As for companies "fleeing" from California to Texas, I think that if a US state would go Nazi/1984/Norquist-wet-dream and force its citizens to work unpaid under concentration camp conditions with 'inefficiency' being punished by death then corporations would queue to open factories in that state. In other words, if moving corporations were considered the criterion for judging a state then someone should check his/her moral compass. Your standard mega-corporation does not care about ethics or welfare and prefers 'free' workers only because slaves tend to be less productive (unless there is an unlimited supply, so that one could be 'harsh' with them). [Warning: cooling system overstrained]

I don't know about corporations leaving California but I spend much of my time in western states (not California) and I personally know a number of families who have left California because they could see this slide into the sea. Sometimes it is not a question of 'starve the beast' but rather the fact that there is just no more food.

Note that in the NY Times story hilzoy quotes, one must read down to paragraph eight to discover that the budgets created by the Democratic majority are being blocked by an intransigent Republican minority that refuses to allow any tax increase of any kind under any circumstance.

Note also that the summary of the situation posted by mckinneytexas is factually incorrect in most of its particulars (we had a budget surplus under the last Democratic governor, for example).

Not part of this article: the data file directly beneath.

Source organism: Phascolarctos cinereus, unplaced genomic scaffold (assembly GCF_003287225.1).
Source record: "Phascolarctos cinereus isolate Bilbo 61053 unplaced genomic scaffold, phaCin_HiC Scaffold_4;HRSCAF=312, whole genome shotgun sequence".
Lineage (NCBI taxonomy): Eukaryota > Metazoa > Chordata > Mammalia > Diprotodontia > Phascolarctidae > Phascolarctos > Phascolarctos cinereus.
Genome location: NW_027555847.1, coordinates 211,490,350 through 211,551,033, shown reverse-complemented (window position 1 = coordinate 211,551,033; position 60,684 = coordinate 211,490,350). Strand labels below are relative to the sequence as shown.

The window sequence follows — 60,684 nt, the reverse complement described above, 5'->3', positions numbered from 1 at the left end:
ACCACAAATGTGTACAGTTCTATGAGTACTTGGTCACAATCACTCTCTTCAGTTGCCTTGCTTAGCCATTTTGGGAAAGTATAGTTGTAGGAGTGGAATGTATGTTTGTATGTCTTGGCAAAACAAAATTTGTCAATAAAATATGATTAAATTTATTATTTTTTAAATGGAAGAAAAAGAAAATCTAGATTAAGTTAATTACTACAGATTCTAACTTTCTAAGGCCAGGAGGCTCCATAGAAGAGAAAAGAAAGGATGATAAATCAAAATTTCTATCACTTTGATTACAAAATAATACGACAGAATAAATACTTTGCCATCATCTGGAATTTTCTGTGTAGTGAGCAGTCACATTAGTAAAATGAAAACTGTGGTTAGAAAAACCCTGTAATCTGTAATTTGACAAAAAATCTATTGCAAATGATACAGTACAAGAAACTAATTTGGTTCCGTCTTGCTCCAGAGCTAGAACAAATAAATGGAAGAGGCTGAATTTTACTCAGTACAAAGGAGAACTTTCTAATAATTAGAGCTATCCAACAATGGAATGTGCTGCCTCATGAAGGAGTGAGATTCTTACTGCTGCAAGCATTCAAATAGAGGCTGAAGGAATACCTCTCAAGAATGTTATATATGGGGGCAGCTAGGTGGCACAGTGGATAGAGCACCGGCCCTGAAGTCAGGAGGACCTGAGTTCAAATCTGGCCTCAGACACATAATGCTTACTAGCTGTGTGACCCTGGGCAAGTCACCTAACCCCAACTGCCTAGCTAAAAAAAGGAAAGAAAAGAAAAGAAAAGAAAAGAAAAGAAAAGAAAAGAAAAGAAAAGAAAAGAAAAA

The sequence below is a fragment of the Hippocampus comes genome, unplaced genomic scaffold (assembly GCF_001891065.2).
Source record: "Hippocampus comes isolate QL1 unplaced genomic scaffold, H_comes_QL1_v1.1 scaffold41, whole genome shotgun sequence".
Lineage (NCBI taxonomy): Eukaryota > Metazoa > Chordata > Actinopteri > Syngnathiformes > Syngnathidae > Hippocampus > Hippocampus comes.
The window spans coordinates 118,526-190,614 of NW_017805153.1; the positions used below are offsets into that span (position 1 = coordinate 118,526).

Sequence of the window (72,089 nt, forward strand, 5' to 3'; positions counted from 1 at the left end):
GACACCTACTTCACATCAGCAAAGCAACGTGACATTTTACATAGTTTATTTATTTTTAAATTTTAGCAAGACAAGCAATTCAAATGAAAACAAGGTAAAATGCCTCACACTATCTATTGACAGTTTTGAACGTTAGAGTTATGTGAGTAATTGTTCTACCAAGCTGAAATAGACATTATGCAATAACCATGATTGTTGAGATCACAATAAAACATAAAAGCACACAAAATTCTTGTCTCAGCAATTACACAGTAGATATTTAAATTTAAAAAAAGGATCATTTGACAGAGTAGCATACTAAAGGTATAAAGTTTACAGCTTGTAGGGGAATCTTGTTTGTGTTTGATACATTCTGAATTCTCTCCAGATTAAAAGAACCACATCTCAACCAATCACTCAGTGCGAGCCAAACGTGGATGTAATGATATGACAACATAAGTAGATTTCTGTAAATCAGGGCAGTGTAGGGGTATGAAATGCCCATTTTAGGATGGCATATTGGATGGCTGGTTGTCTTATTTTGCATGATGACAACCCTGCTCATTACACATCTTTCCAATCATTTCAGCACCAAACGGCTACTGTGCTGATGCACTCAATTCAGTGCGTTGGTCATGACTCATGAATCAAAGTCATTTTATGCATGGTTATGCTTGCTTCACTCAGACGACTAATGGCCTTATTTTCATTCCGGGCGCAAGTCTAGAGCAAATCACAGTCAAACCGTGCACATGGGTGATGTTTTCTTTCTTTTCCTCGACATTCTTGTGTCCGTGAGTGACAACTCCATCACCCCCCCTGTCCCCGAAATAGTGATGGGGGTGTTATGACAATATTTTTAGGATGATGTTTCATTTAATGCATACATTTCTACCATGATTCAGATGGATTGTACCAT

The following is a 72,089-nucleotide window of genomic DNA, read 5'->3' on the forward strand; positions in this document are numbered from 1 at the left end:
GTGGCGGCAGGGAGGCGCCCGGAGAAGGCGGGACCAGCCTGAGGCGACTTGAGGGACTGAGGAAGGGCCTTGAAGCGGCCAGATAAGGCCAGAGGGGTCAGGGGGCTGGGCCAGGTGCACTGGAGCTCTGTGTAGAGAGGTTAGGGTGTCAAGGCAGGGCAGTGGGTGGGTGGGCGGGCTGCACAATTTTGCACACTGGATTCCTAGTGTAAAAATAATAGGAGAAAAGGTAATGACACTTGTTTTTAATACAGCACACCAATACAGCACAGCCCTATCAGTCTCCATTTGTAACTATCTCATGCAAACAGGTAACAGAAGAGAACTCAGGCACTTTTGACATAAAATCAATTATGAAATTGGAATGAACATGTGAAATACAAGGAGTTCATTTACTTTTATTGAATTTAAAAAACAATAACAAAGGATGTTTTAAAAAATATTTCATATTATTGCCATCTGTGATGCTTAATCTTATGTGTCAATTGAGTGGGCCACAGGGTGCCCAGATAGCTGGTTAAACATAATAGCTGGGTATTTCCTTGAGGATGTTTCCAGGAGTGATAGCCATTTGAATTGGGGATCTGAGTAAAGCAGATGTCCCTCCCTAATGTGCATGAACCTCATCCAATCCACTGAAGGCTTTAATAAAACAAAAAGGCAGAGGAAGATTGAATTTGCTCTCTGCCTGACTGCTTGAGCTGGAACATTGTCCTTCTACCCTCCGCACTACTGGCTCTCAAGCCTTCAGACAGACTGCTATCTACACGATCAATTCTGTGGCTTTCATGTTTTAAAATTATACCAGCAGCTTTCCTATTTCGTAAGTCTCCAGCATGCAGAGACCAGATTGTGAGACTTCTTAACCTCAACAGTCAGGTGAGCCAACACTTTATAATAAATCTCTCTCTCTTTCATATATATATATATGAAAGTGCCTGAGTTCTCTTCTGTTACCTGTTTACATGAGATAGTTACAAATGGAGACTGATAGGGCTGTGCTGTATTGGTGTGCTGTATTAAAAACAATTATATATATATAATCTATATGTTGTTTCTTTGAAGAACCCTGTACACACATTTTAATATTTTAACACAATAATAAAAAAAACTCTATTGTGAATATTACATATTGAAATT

"Hasn't California been on the brink for more than a decade due to profligate spending, mostly by Democrats? And Republicans are the bad guys because they won't keep spending?"
This isn’t accurate. The answer isn’t going to make anyone happy, but both sides have been completely crazy for at least ten years. The Democrats used the tech-bubble era taxes to justify enormous increases in spending, and never adjusted to post-bubble levels of income. The Republicans dug in on taxes to cover the ridiculously ballooning spending, but haven’t even tried to cover the taxes necessary for everything else. Because of the majority rules for spending but super majority for taxes, both sides coasted along as if no compromises were necessary for more than a decade. The Democrats kept spending more and more and more, even though they couldn’t raise taxes. The Republicans didn’t even try to figure out what was good or what was bad in taxes, they just resisted everything. And now the disaster strikes. California spent 40% more per capita in real dollars between 1990 and 2000. That was an enormous increase in spending. Most of it happened in the last 3 of those 10 years. The fact that it wasn’t backed by taxes, is stupid. And that part is largely Republican’s fault. But in any normal budget analysis a 40%, real dollar (non-inflationary), per-capita increase would have to be looked at as a huge contributing factor.